In the past three to four years, alternative office spaces — or co-working spaces, as entrepreneurs know them — have become wildly popular. Denver, Boulder and Fort Collins are home to five large-scale spaces, and big players like Galvanize already have plans for three new locationsacross Colorado by 2016.
Yet mountain towns have been a bit slower to catch on, despite evidence that communities like Summit County are teeming with talented tech entrepreneurs. Thanks to new events likeBreckenridge Startup Weekend in August and improved wireless infrastructure across resort towns, those entrepreneurs now have access to the technical perks previously only found in major metros.
“We weren’t really sure who was out there in Summit County,” Landau says. “Soon enough, we started seeing the tech side of things. We know they are out there, but we didn’t know where to find them. We’re now taking an economy that was nearly nonexistent and giving it room to grow.”
Evo 3 will use the same monthly rent arrangement as spaces like Galvanize, albeit more expensive — it’s still the mountains, after all. Single “seats” (essentially access to basic amenities) start at $215 per month, followed by private desks for $418 per month and two- to three-person suites for $605. A basic membership at Elevate begins at $225.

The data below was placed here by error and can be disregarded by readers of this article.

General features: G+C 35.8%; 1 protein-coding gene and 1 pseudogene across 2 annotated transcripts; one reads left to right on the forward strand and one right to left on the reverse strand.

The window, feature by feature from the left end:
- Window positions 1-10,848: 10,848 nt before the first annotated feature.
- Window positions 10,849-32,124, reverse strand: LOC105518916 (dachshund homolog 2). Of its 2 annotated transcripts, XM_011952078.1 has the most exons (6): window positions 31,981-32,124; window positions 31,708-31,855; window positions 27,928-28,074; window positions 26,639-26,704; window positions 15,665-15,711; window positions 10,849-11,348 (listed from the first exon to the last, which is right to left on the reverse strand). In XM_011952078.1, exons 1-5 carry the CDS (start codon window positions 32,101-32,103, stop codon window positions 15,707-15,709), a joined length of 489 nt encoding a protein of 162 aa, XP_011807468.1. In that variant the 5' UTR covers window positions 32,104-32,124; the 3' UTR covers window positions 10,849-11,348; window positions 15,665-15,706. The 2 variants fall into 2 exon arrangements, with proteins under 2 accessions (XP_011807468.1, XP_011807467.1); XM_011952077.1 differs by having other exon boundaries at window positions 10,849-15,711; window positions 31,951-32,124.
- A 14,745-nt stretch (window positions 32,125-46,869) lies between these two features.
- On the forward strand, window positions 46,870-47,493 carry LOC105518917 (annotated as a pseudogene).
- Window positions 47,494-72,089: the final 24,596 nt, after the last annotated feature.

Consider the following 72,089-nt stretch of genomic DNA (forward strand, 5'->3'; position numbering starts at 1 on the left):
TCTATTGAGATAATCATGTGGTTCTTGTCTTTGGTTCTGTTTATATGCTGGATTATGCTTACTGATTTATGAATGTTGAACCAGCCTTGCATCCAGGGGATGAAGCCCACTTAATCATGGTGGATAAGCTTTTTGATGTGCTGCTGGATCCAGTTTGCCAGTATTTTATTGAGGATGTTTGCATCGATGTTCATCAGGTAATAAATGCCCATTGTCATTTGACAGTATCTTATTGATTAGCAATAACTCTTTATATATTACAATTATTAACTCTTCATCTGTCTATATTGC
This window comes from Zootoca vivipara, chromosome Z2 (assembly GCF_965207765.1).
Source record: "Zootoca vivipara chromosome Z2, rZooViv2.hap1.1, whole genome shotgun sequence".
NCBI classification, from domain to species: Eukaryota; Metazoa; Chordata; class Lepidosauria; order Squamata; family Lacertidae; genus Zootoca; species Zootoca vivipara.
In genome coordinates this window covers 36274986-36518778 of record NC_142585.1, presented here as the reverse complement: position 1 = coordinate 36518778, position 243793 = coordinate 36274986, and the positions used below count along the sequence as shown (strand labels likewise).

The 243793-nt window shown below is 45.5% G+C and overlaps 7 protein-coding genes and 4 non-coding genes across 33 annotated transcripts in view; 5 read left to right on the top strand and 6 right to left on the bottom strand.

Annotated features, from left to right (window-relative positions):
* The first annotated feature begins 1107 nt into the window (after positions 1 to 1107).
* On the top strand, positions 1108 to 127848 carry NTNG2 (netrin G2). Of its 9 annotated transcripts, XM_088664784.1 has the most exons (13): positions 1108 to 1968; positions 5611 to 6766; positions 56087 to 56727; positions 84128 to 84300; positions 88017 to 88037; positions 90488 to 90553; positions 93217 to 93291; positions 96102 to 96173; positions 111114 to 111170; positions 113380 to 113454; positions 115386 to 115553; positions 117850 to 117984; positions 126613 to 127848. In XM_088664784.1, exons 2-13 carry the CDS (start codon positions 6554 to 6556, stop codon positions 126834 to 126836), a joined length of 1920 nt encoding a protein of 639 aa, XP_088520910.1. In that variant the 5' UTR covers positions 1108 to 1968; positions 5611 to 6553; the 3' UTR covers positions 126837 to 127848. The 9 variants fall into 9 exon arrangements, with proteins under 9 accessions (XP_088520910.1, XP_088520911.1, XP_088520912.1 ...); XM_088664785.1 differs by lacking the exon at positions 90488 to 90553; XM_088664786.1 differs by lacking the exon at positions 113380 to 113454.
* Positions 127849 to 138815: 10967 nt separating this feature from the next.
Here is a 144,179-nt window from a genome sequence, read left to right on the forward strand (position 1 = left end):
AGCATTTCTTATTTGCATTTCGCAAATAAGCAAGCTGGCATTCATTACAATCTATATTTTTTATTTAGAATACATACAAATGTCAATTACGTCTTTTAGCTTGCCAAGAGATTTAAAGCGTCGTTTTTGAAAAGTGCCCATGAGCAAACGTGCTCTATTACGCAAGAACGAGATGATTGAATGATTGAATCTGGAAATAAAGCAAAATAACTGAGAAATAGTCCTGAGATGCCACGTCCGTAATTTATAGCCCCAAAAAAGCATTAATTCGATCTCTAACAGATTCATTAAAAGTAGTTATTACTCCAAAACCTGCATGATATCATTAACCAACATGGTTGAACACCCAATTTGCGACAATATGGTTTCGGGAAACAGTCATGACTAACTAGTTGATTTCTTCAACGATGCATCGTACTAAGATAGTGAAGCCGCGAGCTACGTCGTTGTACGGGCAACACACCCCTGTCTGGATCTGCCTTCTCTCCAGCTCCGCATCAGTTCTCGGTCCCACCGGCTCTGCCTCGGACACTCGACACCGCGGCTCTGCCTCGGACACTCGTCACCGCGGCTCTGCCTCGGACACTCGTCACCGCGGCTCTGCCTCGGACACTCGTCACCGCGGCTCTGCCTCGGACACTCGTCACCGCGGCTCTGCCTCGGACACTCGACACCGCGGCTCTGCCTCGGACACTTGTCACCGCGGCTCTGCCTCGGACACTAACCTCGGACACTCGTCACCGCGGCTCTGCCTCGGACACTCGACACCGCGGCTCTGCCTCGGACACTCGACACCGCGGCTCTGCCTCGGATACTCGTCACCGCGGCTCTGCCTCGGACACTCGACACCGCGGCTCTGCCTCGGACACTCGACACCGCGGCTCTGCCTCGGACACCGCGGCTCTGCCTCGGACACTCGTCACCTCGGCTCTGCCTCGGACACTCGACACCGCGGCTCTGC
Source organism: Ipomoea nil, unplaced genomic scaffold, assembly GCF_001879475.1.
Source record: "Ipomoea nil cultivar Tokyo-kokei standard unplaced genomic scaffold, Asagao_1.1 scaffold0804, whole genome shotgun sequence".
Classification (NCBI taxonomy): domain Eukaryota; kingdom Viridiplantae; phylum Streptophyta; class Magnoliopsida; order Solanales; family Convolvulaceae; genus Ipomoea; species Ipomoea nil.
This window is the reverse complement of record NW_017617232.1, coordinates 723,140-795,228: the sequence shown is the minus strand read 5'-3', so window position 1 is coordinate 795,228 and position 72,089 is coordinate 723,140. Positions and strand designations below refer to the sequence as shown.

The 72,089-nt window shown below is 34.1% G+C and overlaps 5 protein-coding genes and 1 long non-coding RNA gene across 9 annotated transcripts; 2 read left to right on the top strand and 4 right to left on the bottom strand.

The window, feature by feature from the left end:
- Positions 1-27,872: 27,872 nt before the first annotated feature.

Evo 3 will have all the basics and more — desks, office chairs, wireless Internet, a printer and copier, kitchen space with a range and fridge — but like the majority of workspace founders, Landau sees amenities are just a means to an end. The community and its interests come first, like a potential production studio he’ll build in the basement once the upstairs is finished.
“Normally, folks would have to go to Denver for this kind of space,” Landaus says of the production studio. “All they need is to bring their equipment and we have the rest, like lighting and other production gear. I think there is a huge need for that kind of a space in Summit County.”
This past May, several months before Landau found the Frisco space, he invited a handful of interested entrepreneurs to his home in Keystone for a laid-back barbecue. Just four people came that first month. By June, nearly 30 people dropped by to hear his thoughts on Evo 3 and give input.
Landau was all ears: Before delving into the general contractor world, he reached out to dozens of co-working pioneers, including the founders of Galvanize and Jasper Welch, a Colorado-based entrepreneurial mentor and founder of the alternative office Durango Space.
“He has been a mentor, a friend, a confidante, just somebody who believes in our vision,” Landau says. “He’s given me tons of great feedback and advice, as well as being a great piece of my support system.”
Longtime New Yorker Mark Bellnkoola was at the first barbecue in May. He and Landau immediately started brainstorming ways to improve the Evo 3 concept, and with the opening date just a month away, Bellnkoola is committed to a year-long lease in a private suite. Landau expects suites to be fully booked by the time doors open.